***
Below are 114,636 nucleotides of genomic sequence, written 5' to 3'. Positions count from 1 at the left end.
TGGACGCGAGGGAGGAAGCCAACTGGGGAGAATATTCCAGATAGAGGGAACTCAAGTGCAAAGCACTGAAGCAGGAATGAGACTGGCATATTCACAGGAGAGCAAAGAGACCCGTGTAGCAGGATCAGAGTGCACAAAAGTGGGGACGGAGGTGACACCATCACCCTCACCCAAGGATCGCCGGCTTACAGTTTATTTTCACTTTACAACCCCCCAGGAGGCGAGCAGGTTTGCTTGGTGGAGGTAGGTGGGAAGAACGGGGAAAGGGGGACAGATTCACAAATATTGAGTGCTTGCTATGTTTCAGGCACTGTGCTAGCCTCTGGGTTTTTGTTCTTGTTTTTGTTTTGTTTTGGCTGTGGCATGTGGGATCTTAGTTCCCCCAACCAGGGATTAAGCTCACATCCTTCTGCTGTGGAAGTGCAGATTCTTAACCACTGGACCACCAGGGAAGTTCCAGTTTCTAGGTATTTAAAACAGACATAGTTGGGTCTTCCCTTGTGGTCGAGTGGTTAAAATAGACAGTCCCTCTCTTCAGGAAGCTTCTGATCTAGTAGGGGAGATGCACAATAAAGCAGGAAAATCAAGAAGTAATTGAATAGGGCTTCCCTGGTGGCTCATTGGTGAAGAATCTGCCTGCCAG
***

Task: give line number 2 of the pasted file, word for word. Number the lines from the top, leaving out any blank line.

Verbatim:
TGGACGCGAGGGAGGAAGCCAACTGGGGAGAATATTCCAGATAGAGGGAACTCAAGTGCAAAGCACTGAAGCAGGAATGAGACTGGCATATTCACAGGAGAGCAAAGAGACCCGTGTAGCAGGATCAGAGTGCACAAAAGTGGGGACGGAGGTGACACCATCACCCTCACCCAAGGATCGCCGGCTTACAGTTTATTTTCACTTTACAACCCCCCAGGAGGCGAGCAGGTTTGCTTGGTGGAGGTAGGTGGGAAGAACGGGGAAAGGGGGACAGATTCACAAATATTGAGTGCTTGCTATGTTTCAGGCACTGTGCTAGCCTCTGGGTTTTTGTTCTTGTTTTTGTTTTGTTTTGGCTGTGGCATGTGGGATCTTAGTTCCCCCAACCAGGGATTAAGCTCACATCCTTCTGCTGTGGAAGTGCAGATTCTTAACCACTGGACCACCAGGGAAGTTCCAGTTTCTAGGTATTTAAAACAGACATAGTTGGGTCTTCCCTTGTGGTCGAGTGGTTAAAATAGACAGTCCCTCTCTTCAGGAAGCTTCTGATCTAGTAGGGGAGATGCACAATAAAGCAGGAAAATCAAGAAGTAATTGAATAGGGCTTCCCTGGTGGCTCATTGGTGAAGAATCTGCCTGCCAG